Vulnerability disclosures in the second half of 2013 were up 6.5 percent from the first six months of the year industry-wide, according to a new report from Microsoft.
The stats were included in Microsoft’s latest Security Intelligence Report. According to the company, the number of vulnerability disclosures during the final half of the year remained below their peak in the first half of 2012 and well below levels seen prior to 2009, when totals of 3,500 disclosures or more were not uncommon for six-month periods.
High-severity vulnerability disclosures decreased 8.8 percent industry-wide in the second half of 2013 after increasing by 20.4 percent from the second half of 2012 to the first half of 2013. These vulnerabilities accounted for 31.5 percent of total disclosures in the second half of last year, compared to 31.6 percent in the preceding six months.
“New research conducted by Trustworthy Computing’s Security Science team shows a 70 percent decline in the number of severe vulnerabilities (those that can enable remote code execution) that were exploited in Microsoft products between 2010 and 2013,” blogged Tim Rains, director of Trustworthy Computing at Microsoft. “This is a clear indication that newer products are providing better protection, even in cases where vulnerabilities exist. While this trend is promising, cybercriminals aren’t giving up.”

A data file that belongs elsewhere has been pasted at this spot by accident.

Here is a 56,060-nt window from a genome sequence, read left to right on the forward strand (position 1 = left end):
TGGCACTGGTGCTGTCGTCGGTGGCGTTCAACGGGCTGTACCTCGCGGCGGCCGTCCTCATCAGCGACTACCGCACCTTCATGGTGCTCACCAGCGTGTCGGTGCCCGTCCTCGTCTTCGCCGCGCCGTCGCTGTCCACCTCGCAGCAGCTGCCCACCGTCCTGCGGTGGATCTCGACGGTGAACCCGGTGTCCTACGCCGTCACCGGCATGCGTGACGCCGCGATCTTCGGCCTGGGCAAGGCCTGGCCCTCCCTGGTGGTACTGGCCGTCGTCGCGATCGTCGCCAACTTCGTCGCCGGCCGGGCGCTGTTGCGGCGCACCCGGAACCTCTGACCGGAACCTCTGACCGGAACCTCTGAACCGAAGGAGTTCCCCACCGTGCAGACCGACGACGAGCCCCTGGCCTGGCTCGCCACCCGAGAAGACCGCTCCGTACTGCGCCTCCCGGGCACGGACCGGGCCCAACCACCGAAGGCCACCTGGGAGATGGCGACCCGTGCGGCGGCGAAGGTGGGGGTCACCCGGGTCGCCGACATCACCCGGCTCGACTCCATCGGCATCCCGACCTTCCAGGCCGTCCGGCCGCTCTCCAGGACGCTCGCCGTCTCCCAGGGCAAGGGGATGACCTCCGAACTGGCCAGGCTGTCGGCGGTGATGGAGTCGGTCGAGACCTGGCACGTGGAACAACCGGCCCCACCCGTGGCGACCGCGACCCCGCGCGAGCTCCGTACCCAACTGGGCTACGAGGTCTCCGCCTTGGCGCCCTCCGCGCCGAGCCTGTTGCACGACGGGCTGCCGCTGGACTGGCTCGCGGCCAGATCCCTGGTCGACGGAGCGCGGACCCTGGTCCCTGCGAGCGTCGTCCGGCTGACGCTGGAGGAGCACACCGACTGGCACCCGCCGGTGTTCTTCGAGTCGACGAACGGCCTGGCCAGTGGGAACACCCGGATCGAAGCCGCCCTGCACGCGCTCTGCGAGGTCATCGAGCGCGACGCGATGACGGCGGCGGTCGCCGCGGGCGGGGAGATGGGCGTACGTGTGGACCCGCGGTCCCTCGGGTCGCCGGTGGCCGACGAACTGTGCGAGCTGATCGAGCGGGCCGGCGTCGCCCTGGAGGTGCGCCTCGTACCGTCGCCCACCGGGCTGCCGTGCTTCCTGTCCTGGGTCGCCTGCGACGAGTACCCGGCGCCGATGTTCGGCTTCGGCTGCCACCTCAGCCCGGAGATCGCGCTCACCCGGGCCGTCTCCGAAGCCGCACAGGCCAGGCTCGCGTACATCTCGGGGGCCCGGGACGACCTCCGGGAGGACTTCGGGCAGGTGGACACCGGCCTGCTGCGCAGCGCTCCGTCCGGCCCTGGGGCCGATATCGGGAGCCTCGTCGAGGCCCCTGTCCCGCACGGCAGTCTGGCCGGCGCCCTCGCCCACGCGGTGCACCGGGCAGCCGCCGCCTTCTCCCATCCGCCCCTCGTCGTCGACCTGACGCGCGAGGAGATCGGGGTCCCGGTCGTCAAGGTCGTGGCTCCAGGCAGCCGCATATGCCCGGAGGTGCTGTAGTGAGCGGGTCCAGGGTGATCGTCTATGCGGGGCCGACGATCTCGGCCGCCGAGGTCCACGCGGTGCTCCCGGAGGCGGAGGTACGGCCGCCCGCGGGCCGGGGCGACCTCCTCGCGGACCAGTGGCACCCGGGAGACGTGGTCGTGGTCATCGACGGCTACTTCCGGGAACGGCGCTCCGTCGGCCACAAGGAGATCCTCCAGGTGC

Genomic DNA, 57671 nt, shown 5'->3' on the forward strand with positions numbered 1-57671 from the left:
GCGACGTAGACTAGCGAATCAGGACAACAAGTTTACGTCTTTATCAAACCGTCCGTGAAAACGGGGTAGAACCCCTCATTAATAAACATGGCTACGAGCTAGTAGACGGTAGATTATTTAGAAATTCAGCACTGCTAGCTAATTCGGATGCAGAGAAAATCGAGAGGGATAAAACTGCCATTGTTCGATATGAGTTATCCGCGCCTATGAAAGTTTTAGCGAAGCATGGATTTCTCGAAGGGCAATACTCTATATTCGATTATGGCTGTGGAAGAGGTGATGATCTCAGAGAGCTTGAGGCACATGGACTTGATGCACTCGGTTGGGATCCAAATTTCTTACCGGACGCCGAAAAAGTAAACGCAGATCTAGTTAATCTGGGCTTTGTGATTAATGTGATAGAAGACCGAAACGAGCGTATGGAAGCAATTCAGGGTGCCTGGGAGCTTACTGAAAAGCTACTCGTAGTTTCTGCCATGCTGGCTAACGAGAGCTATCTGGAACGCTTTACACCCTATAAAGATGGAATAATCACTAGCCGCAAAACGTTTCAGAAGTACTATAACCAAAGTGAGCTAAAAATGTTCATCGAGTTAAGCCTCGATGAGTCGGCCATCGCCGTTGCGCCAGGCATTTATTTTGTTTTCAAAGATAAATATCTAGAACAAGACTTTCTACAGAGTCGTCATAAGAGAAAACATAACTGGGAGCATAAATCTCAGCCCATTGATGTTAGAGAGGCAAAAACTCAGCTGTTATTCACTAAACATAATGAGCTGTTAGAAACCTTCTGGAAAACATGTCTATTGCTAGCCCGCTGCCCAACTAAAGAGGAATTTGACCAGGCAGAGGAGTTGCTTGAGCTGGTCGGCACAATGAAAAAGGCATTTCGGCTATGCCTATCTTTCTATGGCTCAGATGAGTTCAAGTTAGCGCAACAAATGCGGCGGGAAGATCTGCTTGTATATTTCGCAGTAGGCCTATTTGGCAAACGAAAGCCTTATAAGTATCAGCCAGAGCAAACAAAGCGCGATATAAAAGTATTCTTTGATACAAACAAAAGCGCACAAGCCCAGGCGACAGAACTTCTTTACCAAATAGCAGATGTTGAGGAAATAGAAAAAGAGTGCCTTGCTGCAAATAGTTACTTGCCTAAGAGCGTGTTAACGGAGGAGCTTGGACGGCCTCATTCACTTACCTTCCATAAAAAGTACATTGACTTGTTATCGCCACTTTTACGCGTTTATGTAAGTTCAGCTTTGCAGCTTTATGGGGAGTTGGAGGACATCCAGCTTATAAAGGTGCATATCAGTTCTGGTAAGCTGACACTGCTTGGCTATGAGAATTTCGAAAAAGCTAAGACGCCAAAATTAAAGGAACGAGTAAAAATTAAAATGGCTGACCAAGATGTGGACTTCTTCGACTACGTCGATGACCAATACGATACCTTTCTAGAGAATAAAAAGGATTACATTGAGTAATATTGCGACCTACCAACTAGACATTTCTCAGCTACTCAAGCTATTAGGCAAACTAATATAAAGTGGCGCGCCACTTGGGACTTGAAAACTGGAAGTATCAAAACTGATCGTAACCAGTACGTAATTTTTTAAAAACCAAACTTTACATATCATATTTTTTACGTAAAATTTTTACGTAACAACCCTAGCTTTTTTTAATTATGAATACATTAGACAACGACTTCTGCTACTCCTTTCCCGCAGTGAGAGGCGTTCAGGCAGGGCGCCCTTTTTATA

Vulnerabilities in applications other than web browsers and operating system applications increased 34.4 percent in during the last half of 2013, and accounted for 58.1 percent of total disclosures for the period, the report noted. Operating system vulnerabilities increased 48.1 percent in the last six months of the year, going from last place to second. Overall, operating system vulnerabilities accounted for 17.6 percent of total disclosures for the period.
After reaching a high point in the first six months of 2013, operating system application vulnerabilities decreased 46.3 percent in the second half of the year, accounting for 14.7 percent of total disclosures for the period. Browser vulnerability disclosures dropped 28.1 percent during the final half of the year, accounting for 9.6 percent of total disclosures during the period.
“While this trend is promising, cybercriminals aren’t giving up,” Rains blogged. “Our data shows that in the second half of 2013 there was a noticeable increase in cybercriminal activity where attackers used deceptive practices. The continued increase in deceptive tactics is striking; in the last quarter of 2013, the number of computers impacted as a result of deceptive tactics more than tripled.”
The full report can be viewed here.
In addition to releasing its latest Security Intelligence Report, Microsoft on Tuesday released updated versions of white papers focused on software supply chain security and critical infrastructure protection.